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  • April 24, 2020 10:23 PM | Anonymous member (Administrator)

    CocoaTown is currently offering a 15% discount to FCIA customers for orders placed with them through May 15, 2020 to help during COVID-19 closures and restrictions. Please visit CocoaTown's website or contact them to take advantage of this special 15% discount. Please use code FCCT235 for the 15% discount.

  • April 13, 2020 1:35 PM | Anonymous member (Administrator)

    by John Kehoe, Value Chain Committee Chair and Director of Sustainability, Guittard Chocolate; and Bill Guyton, FCIA Executive Director

    As the COVID19 pandemic hits cocoa producing countries, our work as an organization, as companies, and as individuals with our value chain partners, cooperatives and farmers is more important than ever. In Latin America and the Caribbean, many cocoa crops are just beginning with their countries in lockdown and buying networks stopped or functioning on minimal operations and with great precautions.

    FCIA’s value chain programs with the USDA are particularly important now. We are working closely with Lutheran World Relief (LWR) implementers of the cocoa program under the USDA MOCCA project (Maximizing Opportunities in Cocoa and Coffee in the Americas) in Ecuador, Peru, Honduras and Guatemala. With on-farm trainings on hold, LWR has opted in the short run not to print and distribute COVID-19 safety materials directly to farmers. Instead, they are sharing educational recommendations on social media and WhatsApp groups that were already established through the MOCCA program. These WhatsApp groups are the network of trainers that have been organized in four Latin American cocoa-producing countries. LWR is using this platform to receive updates from the field and provide recommendations about the pandemic. Here are examples of messages already being used.

        

    LWR is also organizing direct humanitarian aid to cocoa farmers in the hard it area of Guayas. LWR has shipped two containers of material resources to Ecuador for cocoa farming communities including: Quilts (6,000 units), Blankets (600 units), School kits (5,040 units), Personal care kits (5,600 units) and Baby care kits (3,000 units). This donation is being managed directly by LWR and the union of cocoa cooperatives UNOCACE. LWR will work with UNOCACE to distribute materials safely to people at risk. If your company would like to donate to these efforts to pay for other supplies such as chlorine for water or masks, please contact us so that we can put you in direct contact with our partners.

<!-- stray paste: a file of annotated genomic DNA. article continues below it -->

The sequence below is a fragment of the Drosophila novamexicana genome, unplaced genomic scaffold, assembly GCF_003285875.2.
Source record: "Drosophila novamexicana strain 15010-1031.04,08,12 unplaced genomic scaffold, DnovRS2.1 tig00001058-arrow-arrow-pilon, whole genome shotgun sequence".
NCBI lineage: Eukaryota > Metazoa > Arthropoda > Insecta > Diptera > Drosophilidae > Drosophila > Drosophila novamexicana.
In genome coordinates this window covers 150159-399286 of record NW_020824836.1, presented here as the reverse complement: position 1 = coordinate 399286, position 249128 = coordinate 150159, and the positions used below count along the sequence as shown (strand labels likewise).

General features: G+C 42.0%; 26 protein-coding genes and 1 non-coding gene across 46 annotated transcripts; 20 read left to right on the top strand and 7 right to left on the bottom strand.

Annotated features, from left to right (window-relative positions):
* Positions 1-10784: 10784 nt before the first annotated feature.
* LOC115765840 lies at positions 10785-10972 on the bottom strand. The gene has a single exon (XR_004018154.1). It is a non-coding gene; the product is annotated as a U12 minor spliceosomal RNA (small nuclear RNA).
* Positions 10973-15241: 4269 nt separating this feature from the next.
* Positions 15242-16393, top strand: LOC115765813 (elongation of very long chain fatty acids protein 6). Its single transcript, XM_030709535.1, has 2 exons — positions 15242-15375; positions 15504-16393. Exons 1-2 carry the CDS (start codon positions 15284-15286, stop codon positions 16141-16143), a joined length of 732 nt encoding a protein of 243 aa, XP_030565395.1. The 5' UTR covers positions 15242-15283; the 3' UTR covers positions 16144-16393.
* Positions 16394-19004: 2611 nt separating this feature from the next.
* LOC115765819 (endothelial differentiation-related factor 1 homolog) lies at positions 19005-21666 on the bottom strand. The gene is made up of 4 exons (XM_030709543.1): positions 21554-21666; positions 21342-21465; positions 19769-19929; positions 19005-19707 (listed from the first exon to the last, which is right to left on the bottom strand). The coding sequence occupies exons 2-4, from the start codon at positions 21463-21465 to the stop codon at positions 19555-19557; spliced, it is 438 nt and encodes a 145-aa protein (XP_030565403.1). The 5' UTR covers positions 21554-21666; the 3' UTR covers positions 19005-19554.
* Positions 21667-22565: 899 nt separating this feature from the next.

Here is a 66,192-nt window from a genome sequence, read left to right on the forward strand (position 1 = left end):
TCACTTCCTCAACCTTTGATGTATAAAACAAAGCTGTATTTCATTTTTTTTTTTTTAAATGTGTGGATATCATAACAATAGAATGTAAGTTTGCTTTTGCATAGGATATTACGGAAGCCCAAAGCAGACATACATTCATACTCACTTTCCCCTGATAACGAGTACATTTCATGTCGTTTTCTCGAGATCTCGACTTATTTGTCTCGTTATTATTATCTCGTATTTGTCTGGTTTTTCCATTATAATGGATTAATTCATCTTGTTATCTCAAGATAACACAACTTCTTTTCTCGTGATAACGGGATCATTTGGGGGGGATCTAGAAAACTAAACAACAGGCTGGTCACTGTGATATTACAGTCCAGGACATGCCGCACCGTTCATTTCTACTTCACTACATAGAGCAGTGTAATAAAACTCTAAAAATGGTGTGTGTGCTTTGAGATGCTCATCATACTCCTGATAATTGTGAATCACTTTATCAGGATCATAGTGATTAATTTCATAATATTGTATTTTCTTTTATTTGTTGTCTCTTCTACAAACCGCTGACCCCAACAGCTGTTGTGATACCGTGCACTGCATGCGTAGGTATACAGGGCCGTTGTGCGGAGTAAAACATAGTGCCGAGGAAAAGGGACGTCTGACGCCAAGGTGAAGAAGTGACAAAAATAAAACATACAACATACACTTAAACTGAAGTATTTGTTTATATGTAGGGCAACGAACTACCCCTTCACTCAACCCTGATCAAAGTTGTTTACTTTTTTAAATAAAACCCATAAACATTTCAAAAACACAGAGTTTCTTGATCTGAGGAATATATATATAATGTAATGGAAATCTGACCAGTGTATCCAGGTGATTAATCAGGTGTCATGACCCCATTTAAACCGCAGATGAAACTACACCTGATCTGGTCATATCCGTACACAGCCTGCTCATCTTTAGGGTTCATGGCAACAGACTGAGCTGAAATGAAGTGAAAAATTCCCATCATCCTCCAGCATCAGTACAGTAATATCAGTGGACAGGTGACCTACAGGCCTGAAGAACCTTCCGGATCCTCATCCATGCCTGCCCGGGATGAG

We are also proud to be working with the CNFA MOCA project in the Ivory Coast (Maximizing Opportunities in Cocoa Activity) where Ivorian cocoa farmers and cooperatives are learning best practices to produce premium quality cocoa for the fine chocolate market. Project implementers CNFA partnered with FCIA and the World Cocoa Foundation’s Africa Cocoa Initiative on a Quality Flavor Symposium in Abidjan that was schedule for late March and will be rescheduled for the fall.

    We are excited to have initiated a proposal together with our sister organization, the Heirloom Cacao Preservation Fund to USAID to support work with cocoa farmers in Madagascar through an RFP (request for proposals) for their private sector Global Development Alliance HEARTH facility.

    All of us appreciate the importance of high-quality cocoa and being able to communicate effectively with our suppliers to improve flavor and consistency. FCIA and member companies have been working for a number of years towards the development of international standards for cocoa quality and flavor assessment that will facilitate that process. Draft protocols for public review for all processes through cocoa liquor flavor assessment are now available through cocoaqualitystandards.org. Chocolate flavor assessment and tempering will follow. We encourage all of our members to download and critique these documents so they become stronger and better serve their purpose of “A common language for a clear communication throughout the cocoa value chain.”

    The Value Chain Committee is open to all interested members. We meet during the FCIA Elevate Chocolate events, often with guest speakers. We hold webinars and calls throughout the year. For more information and to get involved, please reach out to me or our Executive Director, Bill Guyton.


  • April 13, 2020 12:59 PM | Anonymous member (Administrator)

    FCIA members are adapting their business practices in response to the COVID-19 pandemic. Within the category of equipment suppliers and distributors, FCIA companies are actively moving toward and enhancing their online sales and training courses for chocolate makers. There is also an expanding market for consumers who would like to try making chocolates from their homes. Distributors are helping deliver equipment and packaging to commercial and residential addresses. All of these measures are helping to support the fine chocolate segment of the chocolate industry, even during these difficult times.